Criminal justice charities are subsidising government contracts

Work with Offenders explores the latest State of the Sector report from Clinks

Clinks has published its seventh annual edition of its State of the Sector report, highlighting key trends for voluntary sector organisations working in the criminal justice system.

Clinks is the national infrastructure organisation for the Third Sector in the criminal justice field – what we used to call an umbrella body. The State of the Sector reports are an invaluable read for all of us working in criminal justice for three main reasons:

Firstly, it’s authoritative and representative. I like to think I’ve got a decent handle on most of the latest developments in criminal justice, but, inevitably, my knowledge is disproportionally based on the half a dozen organisations that I’m working directly with at any one time.

The current State of the Sector report, is based on information provided by no less than 245 organisations working with offenders and their families. These organisations range from national powerhouses with thousands of staff to small local operations with just one paid worker. They are based all over the country, facing the different challenges thrown up by inner cities, rural communities and seaside towns, so many of which are now beset by County Lines drug dealing operations.

Secondly, the reports dig deep and provide detailed and nuanced information about the latest developments in the sector. Clinks has really upped its presentational game over recent years and good quality infographics provide a quick and easy way to get an instinctual grip on, for example, funding trends in the sector.

Thirdly, because the reports are produced every year, they are excellent for spotting trends. Recent additions have made it lamentably easy for all to see just what impact both austerity and the redesign of probation on the Transforming Rehabilitation (TR) have had. As regular Work with offenders readers will know, the probation service is currently going through yet another remodelling. As with the first version of TR, the Ministry of Justice has announced its intention of involving many more small and medium-sized voluntary sector organisations in the support of offenders. Future State of the Sector editions will be able to tell us whether they have been successful.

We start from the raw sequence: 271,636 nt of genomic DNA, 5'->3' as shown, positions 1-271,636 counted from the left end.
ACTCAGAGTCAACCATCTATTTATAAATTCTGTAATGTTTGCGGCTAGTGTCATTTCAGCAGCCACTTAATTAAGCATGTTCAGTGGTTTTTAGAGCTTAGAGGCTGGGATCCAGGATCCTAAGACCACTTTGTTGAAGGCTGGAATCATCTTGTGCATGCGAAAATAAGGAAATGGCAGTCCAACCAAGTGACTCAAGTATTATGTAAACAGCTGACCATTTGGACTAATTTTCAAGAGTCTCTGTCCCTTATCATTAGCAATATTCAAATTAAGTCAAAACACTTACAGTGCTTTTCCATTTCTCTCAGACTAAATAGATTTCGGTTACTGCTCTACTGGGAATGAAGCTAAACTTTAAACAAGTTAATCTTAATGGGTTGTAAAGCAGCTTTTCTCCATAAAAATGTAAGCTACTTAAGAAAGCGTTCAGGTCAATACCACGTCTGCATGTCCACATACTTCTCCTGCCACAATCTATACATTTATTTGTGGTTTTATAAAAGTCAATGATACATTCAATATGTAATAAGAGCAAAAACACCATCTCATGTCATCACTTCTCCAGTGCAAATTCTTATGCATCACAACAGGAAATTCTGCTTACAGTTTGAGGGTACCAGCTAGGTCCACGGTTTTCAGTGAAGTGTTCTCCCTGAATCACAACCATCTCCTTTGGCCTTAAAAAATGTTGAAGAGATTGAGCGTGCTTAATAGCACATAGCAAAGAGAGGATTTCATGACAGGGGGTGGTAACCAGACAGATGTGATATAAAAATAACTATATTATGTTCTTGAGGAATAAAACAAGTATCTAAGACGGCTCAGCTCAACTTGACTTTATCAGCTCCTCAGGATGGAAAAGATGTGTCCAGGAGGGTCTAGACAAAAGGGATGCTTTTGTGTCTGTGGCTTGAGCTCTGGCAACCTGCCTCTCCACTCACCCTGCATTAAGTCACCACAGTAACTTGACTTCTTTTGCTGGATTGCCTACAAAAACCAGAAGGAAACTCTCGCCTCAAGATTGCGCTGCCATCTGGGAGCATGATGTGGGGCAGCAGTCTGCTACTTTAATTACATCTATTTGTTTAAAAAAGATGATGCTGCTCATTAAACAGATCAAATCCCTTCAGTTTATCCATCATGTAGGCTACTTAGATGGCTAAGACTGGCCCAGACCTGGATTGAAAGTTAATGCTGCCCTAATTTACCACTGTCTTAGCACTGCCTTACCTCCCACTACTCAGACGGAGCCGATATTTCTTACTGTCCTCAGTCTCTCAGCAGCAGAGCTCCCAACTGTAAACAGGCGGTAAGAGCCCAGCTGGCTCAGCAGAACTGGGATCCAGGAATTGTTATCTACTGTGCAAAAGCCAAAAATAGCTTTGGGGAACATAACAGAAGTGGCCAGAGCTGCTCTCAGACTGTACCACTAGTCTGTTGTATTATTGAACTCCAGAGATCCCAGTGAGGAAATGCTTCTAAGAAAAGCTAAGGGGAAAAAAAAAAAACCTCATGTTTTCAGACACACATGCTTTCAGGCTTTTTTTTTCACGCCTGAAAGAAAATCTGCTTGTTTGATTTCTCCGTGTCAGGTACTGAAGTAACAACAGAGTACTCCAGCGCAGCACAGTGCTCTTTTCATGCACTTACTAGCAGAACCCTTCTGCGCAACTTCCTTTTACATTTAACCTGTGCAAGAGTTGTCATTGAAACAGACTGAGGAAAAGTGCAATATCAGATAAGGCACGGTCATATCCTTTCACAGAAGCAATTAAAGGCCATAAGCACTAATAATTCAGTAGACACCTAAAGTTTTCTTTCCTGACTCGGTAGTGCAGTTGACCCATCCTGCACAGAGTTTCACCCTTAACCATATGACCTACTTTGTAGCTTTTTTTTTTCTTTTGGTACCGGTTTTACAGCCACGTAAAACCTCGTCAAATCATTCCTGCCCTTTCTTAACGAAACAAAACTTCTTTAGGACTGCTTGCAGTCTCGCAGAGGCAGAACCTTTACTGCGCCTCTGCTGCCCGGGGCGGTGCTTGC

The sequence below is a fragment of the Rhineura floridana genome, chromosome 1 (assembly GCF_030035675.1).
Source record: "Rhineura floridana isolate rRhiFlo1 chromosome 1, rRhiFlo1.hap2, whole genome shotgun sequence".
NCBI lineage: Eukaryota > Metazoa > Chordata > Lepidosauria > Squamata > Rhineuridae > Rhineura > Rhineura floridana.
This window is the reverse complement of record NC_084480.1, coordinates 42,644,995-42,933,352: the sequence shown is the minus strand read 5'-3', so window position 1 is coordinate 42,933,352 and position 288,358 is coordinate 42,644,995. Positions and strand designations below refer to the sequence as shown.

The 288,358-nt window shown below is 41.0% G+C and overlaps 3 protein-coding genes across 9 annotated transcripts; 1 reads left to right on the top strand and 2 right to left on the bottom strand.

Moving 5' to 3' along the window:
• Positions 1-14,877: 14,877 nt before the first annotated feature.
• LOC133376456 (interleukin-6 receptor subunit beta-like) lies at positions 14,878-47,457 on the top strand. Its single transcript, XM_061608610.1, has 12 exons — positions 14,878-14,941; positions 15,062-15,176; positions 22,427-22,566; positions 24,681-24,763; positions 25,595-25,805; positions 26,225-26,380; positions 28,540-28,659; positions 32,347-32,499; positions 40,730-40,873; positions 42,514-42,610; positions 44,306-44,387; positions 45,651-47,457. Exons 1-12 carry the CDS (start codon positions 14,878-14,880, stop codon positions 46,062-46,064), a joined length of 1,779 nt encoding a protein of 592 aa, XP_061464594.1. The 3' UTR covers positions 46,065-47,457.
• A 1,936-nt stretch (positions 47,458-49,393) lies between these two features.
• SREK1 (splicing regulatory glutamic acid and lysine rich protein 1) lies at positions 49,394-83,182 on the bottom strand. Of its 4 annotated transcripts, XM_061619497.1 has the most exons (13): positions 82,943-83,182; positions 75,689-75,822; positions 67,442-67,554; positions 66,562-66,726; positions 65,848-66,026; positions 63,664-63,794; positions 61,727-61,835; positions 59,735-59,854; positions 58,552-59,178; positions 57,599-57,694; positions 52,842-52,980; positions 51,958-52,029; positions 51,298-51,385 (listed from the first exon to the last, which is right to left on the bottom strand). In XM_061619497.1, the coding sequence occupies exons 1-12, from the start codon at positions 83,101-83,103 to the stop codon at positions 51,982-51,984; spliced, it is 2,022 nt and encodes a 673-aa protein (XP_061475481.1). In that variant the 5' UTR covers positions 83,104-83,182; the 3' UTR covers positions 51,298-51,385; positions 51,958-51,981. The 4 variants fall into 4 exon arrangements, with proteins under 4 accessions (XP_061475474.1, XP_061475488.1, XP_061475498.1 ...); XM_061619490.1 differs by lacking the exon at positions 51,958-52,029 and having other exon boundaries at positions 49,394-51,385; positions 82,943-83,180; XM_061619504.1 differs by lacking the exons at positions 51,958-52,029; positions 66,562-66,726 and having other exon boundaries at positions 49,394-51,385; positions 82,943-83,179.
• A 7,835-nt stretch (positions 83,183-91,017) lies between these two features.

So, what does the 2019 report tell us about current trends in the criminal justice voluntary sector?

Here are some of the headline findings:

  • Organisations are supporting increasing numbers of people
  • Organisations set up specifically to provide tailored support to, or have a tailored service for, people with protected characteristics are more likely to say service user numbers have risen
  • For the third year in a row, Clinks found that service user need is becoming more complex and more urgent
  • Over a third of organisations continue to report that staff are having to take on larger caseloads to meet growing service user need
  • Organisations are increasing partnership work with other voluntary organisations to meet the growing complexity and urgency of service user need
  • Organisations continue to prioritise the involvement of service users in the design and delivery of services.

Perhaps some of the most important findings of those about the funding of the sector. Specialist criminal justice organisations are, on the whole, smaller than charities in other sectors. Overall, the sector relies mainly on government contracts, with the smaller organisations more likely to receive grants.

The report found that the smaller the organisation, the more reliant they are getting money from charitable trusts and foundations. Perhaps the most critical finding, for the third successive year, is that most charities in the criminal justice sector are subsidising government contracts because they cannot deliver a good quality service with the level of funding they receive.

This trend is putting incredible stress on the whole sector and charities in the criminal justice sector have less reserves on average than the UK voluntary sector as a whole.

In a very real sense, the charitable sector is keeping the rehabilitative and resettlement parts of the criminal justice system afloat despite almost a decade of austerity. If whichever government wins the general election does not support the sector properly, next year’s State of the Sector report may well be telling a story of long-standing charities shutting down from lack of funds.

The latest Clinks report is at: